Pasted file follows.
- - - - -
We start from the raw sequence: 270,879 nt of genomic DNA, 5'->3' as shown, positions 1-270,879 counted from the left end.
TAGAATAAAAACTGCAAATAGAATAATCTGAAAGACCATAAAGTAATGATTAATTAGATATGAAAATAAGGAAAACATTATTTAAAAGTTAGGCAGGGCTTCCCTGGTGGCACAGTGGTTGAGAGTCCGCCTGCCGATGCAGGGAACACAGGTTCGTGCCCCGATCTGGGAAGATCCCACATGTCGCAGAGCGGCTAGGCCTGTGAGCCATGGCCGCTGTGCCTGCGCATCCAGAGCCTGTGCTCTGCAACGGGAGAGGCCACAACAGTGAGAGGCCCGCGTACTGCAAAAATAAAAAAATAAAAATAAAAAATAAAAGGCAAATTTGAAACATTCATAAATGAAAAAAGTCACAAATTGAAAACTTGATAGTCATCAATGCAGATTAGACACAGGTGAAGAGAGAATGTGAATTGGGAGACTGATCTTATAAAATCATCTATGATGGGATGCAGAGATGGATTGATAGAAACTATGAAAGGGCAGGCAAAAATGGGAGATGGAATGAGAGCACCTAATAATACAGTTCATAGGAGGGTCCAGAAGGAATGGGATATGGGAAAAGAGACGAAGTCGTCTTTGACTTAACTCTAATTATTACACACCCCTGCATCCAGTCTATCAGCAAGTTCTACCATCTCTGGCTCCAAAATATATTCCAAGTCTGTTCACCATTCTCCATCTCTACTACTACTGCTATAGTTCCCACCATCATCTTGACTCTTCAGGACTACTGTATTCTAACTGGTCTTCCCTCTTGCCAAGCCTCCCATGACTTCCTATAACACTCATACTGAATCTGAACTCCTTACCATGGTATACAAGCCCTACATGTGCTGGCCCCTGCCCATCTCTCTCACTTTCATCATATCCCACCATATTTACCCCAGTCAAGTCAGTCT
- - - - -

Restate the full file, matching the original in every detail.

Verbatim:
We start from the raw sequence: 270,879 nt of genomic DNA, 5'->3' as shown, positions 1-270,879 counted from the left end.
TAGAATAAAAACTGCAAATAGAATAATCTGAAAGACCATAAAGTAATGATTAATTAGATATGAAAATAAGGAAAACATTATTTAAAAGTTAGGCAGGGCTTCCCTGGTGGCACAGTGGTTGAGAGTCCGCCTGCCGATGCAGGGAACACAGGTTCGTGCCCCGATCTGGGAAGATCCCACATGTCGCAGAGCGGCTAGGCCTGTGAGCCATGGCCGCTGTGCCTGCGCATCCAGAGCCTGTGCTCTGCAACGGGAGAGGCCACAACAGTGAGAGGCCCGCGTACTGCAAAAATAAAAAAATAAAAATAAAAAATAAAAGGCAAATTTGAAACATTCATAAATGAAAAAAGTCACAAATTGAAAACTTGATAGTCATCAATGCAGATTAGACACAGGTGAAGAGAGAATGTGAATTGGGAGACTGATCTTATAAAATCATCTATGATGGGATGCAGAGATGGATTGATAGAAACTATGAAAGGGCAGGCAAAAATGGGAGATGGAATGAGAGCACCTAATAATACAGTTCATAGGAGGGTCCAGAAGGAATGGGATATGGGAAAAGAGACGAAGTCGTCTTTGACTTAACTCTAATTATTACACACCCCTGCATCCAGTCTATCAGCAAGTTCTACCATCTCTGGCTCCAAAATATATTCCAAGTCTGTTCACCATTCTCCATCTCTACTACTACTGCTATAGTTCCCACCATCATCTTGACTCTTCAGGACTACTGTATTCTAACTGGTCTTCCCTCTTGCCAAGCCTCCCATGACTTCCTATAACACTCATACTGAATCTGAACTCCTTACCATGGTATACAAGCCCTACATGTGCTGGCCCCTGCCCATCTCTCTCACTTTCATCATATCCCACCATATTTACCCCAGTCAAGTCAGTCT